Cities have a major role to play locally in response to the climate emergency and its repercussions by strengthening community resilience and developing innovative and more equitable ways to collaborate across sectors.
Small and mid-sized cities across Canada are critical to advancing climate action as many of these municipalities (particularly mid-sized ones) have high population growth rates, which accelerated during the pandemic. Such rates put added pressure on the demand for social and physical infrastructure and services to meet the needs of a growing population, while ensuring that economic and urban development stay within our planetary boundaries for a safe living space.
Mitigation and adaptation processes
Small and mid-sized cities are looking at ways to develop effective approaches to address the climate crisis and the natural disasters accentuated by climate change, such as wildfires, droughts, heat waves and floods through mitigation and adaptation processes.
Mitigation involves preventing or reducing greenhouse gas (GHG) emissions to make the impacts of climate change less severe. Establishing a cleaner mobility system, increasing the share of renewable energies and increasing the size of forests to enhance the storage of gases are examples of how mitigation interventions can help communities reduce their GHG emissions.
Adaptation is the process of adjusting to the effects of climate change and developing approaches to minimize the damage they can cause. Adaptation measures include large-scale infrastructure projects, such as developing sea-level rise protection plans, and behavioral shifts (which is also key to mitigation efforts), such as those aimed at shifting consumer patterns to avoid food waste.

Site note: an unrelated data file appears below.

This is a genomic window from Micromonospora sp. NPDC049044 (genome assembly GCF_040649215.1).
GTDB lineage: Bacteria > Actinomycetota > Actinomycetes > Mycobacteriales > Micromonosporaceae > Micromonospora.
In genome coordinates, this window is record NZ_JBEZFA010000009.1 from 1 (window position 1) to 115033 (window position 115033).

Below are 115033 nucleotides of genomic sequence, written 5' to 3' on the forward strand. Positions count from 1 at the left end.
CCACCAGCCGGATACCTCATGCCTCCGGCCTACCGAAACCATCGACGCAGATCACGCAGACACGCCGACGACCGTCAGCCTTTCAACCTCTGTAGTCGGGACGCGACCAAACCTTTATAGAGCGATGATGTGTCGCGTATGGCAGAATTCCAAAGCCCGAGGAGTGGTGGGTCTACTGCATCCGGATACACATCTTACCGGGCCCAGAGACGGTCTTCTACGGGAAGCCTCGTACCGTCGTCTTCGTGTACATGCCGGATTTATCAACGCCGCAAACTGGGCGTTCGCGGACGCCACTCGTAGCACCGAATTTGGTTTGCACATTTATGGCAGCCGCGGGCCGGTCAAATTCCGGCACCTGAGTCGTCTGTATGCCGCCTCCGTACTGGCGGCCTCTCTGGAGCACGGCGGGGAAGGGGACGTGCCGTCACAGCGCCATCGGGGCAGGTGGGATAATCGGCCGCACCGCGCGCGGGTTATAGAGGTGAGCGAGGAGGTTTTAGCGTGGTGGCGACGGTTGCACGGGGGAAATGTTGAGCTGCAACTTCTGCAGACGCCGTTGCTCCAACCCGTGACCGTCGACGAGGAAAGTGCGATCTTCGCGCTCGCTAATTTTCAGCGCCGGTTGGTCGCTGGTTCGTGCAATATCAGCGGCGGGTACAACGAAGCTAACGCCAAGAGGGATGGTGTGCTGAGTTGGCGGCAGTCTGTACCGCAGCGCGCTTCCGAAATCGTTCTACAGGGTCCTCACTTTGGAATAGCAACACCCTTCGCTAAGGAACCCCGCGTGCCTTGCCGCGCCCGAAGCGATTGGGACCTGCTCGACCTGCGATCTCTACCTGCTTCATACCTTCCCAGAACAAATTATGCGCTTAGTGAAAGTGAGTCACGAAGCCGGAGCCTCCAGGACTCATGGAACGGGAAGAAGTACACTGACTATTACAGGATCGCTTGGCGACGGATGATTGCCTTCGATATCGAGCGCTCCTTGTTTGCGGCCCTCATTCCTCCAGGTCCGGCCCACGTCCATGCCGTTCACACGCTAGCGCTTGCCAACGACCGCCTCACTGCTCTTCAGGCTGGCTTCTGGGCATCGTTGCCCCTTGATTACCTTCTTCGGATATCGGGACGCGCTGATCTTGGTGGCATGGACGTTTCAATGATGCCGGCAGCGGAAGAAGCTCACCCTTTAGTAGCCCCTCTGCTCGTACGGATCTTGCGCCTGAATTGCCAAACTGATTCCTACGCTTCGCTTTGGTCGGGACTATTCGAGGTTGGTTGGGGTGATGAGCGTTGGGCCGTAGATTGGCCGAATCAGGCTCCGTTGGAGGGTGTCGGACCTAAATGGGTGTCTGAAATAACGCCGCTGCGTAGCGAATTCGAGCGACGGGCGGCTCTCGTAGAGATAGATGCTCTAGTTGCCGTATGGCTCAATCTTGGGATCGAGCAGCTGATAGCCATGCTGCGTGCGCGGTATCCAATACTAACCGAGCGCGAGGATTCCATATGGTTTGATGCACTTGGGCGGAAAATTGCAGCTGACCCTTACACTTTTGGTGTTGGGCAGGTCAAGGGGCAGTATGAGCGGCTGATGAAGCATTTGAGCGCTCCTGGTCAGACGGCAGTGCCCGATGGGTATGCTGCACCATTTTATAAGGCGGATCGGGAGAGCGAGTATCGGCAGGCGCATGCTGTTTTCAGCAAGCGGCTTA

Implementing response measures to climate change can be challenging for small and mid-sized communities given the limited offer of resources and training, and the difficulties of coordinating between jurisdictions. These coordination challenges are an issue that the federal government is reviewing through its National Adaptation Strategy.
Building a vision for climate adaptation
As small and mid-sized cities explore the development of local plans that focus on mitigation or adaptation, it is important to consider current and emergent local needs due to demographic and economic changes.
Adopting a multigenerational vision of the climate crisis that reflects on the impacts of climate change for current and future generations is another important consideration. The fall 2021 floods in British Columbia are proof of the catastrophic impacts of climate change and the need to move toward holistic approaches that support GHG reduction and adaptation to a changing planet. Doing so requires bold collaborations across sectors in accelerating local efforts.
Establishing a common vision agenda and identifying a shared measurement framework for local interventions are two initial steps in beginning collaborations toward building just and equitable futures.
Opportunity: Developing climate transition plans
Community Climate Transitions at Tamarack is exploring ways to support community efforts to respond to local challenges. We are launching the Climate Transitions Cohort as an opportunity for communities across Canada to collaborate and develop local climate transitions plans grounded in deep community engagement and collaboration through a collective impact approach.
Questions or comments? Connect with Jorge:
Further Your Learning:
- Read this article to learn more about the promise of collective impact in advancing just and equitable transitions
- Watch this video to explore key questions on the Climate Transitions Cohort
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